Halfords #WorstFavour advert has been given all-clear by Advertising Standards Authority despite complaints over creepiness.
A new television advert for Halfords has been given the all-clear by the ASA despite receiving a number of complaints from viewers who claim the advert is too creepy. For those that aren’t familiar with the #WorstFavour adverts, the gag is that Halfords can fix your car for you, without you needing to return a favour.
In this particular advert, an older man named Bob is fitting a battery in young David’s car. Once the job is completed, David asks if he can “return the favour”. Bob then turns around, with a palette and a paintbrush, and says: “There is one thing. Pose for me David. I’m tired of painting you from memory.”
David nervously smiles, and the advert ends with the garage door slowly closing in on them. The Halfords gag is: “At Halfords we fit batteries in the car park from £6.99. Much cheaper than a favour.”
At the very end of the advert, we see a series of paintings and drawings of David, which we presume Bob has drawn. The camera focuses on one particularly striking painting of David, which shows him stripped to the waist, half man and half Greek centaur.
The advert received 40 complaints, with viewers slamming the advert for being “sexually suggestive and imply[ing] that an older man was taking advantage of a younger man in a sexual way”. Other viewers even went as far to suggest the advert compared with Jimmy Saville and how “youngsters were groomed for sexually explicit pictures by paedophiles”.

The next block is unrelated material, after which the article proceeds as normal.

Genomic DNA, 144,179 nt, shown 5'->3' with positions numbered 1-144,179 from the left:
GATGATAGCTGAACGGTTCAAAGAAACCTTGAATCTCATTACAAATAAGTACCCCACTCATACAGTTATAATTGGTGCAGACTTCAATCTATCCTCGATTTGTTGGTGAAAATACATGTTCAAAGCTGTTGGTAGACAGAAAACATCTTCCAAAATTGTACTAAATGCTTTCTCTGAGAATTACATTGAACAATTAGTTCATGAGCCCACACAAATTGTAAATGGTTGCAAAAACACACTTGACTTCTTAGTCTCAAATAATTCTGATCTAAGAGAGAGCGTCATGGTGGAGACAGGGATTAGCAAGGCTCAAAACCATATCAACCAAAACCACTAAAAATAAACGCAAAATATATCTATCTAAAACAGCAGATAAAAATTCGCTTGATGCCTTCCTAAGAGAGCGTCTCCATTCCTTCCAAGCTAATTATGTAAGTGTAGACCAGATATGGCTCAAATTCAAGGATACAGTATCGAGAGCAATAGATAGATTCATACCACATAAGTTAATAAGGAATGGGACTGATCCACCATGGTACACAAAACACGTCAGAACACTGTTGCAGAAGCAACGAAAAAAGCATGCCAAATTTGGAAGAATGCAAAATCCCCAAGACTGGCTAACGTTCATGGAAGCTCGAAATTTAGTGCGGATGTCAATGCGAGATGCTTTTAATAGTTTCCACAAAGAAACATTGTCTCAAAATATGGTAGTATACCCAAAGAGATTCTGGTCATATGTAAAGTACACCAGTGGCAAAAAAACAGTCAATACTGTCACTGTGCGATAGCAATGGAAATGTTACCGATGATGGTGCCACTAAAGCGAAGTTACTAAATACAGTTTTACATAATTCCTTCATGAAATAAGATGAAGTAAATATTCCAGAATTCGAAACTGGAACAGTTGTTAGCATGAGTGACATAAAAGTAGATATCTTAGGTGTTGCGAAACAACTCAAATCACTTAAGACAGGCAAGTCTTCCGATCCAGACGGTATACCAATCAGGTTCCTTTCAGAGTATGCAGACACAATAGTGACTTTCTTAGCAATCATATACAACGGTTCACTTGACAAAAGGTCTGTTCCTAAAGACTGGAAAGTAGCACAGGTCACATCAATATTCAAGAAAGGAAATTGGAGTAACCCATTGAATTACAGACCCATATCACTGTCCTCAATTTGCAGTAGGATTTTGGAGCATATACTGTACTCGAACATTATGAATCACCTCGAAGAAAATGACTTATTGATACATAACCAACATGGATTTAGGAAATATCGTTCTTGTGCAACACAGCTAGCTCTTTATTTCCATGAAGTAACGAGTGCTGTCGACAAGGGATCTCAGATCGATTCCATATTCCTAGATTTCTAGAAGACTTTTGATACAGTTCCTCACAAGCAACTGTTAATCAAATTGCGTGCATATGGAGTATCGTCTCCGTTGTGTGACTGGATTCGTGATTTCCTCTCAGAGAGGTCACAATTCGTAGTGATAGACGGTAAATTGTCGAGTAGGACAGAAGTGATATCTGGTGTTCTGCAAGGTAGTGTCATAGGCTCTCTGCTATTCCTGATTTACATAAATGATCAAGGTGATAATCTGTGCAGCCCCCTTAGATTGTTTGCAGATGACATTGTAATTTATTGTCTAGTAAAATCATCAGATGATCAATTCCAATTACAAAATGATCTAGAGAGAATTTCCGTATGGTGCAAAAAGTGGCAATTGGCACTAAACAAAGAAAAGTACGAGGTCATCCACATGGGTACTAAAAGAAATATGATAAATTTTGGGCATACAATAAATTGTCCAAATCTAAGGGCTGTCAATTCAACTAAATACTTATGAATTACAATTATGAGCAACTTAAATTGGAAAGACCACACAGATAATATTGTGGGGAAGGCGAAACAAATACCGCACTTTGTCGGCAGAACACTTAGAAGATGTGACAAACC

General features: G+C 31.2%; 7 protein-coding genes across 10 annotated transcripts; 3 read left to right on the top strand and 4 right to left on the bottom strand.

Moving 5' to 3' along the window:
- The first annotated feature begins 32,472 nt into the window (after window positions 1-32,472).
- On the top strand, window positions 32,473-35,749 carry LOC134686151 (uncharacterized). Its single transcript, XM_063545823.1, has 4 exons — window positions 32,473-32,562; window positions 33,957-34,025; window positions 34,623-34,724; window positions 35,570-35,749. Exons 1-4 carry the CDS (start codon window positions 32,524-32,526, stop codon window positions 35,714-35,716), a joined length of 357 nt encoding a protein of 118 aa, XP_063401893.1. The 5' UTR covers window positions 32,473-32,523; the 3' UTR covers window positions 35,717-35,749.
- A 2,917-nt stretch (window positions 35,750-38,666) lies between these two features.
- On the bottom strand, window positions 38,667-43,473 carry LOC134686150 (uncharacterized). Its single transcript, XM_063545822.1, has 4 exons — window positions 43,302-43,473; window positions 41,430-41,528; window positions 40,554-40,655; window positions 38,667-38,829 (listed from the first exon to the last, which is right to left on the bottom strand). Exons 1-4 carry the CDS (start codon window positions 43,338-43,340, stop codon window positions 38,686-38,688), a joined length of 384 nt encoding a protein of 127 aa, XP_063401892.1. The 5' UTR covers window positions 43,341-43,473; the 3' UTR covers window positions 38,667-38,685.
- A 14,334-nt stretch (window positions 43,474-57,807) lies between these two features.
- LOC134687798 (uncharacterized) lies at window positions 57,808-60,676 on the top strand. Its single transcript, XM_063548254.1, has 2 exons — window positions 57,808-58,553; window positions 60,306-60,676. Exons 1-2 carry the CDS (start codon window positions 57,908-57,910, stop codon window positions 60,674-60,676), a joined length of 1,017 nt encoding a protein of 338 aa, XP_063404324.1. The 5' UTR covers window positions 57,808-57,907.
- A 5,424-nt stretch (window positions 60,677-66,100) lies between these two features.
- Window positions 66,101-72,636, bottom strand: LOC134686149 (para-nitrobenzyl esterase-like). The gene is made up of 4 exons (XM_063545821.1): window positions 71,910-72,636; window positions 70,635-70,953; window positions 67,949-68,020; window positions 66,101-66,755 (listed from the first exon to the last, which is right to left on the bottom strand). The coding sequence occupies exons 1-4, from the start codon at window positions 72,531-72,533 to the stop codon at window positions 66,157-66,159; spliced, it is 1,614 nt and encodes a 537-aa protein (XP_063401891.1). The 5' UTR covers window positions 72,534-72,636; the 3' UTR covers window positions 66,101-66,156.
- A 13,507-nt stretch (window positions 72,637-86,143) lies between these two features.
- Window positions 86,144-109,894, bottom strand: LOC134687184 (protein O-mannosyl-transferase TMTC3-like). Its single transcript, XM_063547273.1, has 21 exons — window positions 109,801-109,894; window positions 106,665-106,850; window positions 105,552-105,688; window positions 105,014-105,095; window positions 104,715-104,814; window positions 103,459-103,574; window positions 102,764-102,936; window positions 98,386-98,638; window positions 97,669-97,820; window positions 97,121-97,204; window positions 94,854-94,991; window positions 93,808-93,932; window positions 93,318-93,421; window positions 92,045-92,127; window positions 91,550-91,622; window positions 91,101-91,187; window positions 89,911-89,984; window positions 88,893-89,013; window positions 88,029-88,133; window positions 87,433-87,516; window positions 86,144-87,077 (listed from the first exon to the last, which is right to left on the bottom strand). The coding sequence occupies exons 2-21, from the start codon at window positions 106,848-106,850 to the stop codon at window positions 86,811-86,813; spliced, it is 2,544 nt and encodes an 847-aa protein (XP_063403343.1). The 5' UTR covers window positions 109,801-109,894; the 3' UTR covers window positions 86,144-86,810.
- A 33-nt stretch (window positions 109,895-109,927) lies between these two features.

The ASA, however, decided not to ban the advert. It stated: “The ASA understood that in an ad based on the theme of owing an unpleasant favour, an older man asking a younger man to pose for him could not be considered inappropriate.”
On the subject of peadophilia, the ASA said: “We considered that the overall tone of the ad was supposed to be light-hearted and surreal and, while Bob was noticeably older than David, David was clearly a grown man in his twenties.”
The ASA added: “Although we acknowledged that David looked uncomfortable at being asked to pose for Bob, it did not seem to be because he was concerned about Bob’s intentions or thought Bob was interested in him in a sexual way.
“Bob seemed shy and embarrassed when asking David to pose for him and we considered that David’s reaction was an awkward laugh of disbelief rather than one of fear or concern.”
Halford believed the advert was “light-hearted”, “surreal” and was supposed to be viewed in a “playful” manner.
What do you think of the advert? Creepy or funny? Share your opinion in the comment box below.